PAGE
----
world news online news
German Foreign Minister Annalena Baerbock on Wednesday called for more caution in trade with China, warning that Europe’s biggest economy must learn from the breakdown of its relations with Russia. online news
“We must align our political, but above all economic relations with the China that exists today,” Baerbock told the Sueddeutsche Zeitung newspaper.
The lesson from Germany’s Russia policy must be “that we no longer make ourselves existentially dependent on any country that does not share our values”, she said.
Germany is reeling from an energy crisis caused by the war in Ukraine as Russia has withdrawn crucial gas supplies, sending prices soaring.
China is a key trading partner for Germany, especially for its flagship automotive industry.
But the relationship has been soured by China’s strict zero-Covid policy, the escalation of tensions over Taiwan and concern over human rights issues in the Muslim-dominated Xinjiang region.
At a business summit on Tuesday, Chancellor Olaf Scholz had singled out China as an example of a country with which Germany should maintain business relations.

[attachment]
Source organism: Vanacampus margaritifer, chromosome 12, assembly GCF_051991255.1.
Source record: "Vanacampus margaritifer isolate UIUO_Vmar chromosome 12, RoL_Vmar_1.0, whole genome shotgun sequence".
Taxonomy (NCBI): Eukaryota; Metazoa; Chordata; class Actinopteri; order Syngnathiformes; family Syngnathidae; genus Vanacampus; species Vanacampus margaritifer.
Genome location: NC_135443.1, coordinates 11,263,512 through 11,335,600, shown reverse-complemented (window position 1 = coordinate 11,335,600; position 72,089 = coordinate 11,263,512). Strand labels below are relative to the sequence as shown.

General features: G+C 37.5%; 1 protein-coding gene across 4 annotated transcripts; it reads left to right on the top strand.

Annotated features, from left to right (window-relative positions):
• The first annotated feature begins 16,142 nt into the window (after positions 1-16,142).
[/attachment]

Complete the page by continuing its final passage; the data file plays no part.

“We do not have to decouple ourselves from some countries, we must continue doing business with individual countries — and I will say explicitly, also with China,” he said.
German media have reported that Scholz is planning to visit China in November, in what would be the first trip by a G7 leader to the country since the start of the Covid-19 pandemic.
Baerbock said she was not advocating for a “complete decoupling… but for the opening up of alternative markets, diversification and risk management”.
Scholz, too, had called for “the rest of Asia to be taken into consideration”.
But Baerbock took a sharper tone, citing the participation of Chinese shipping giant Cosco in a container terminal in Hamburg.
“With every investment in German critical infrastructure, we have to ask ourselves what it could mean if China were to turn against us as a democracy,” she said.
© Agence France-Presse. All rights are reserved.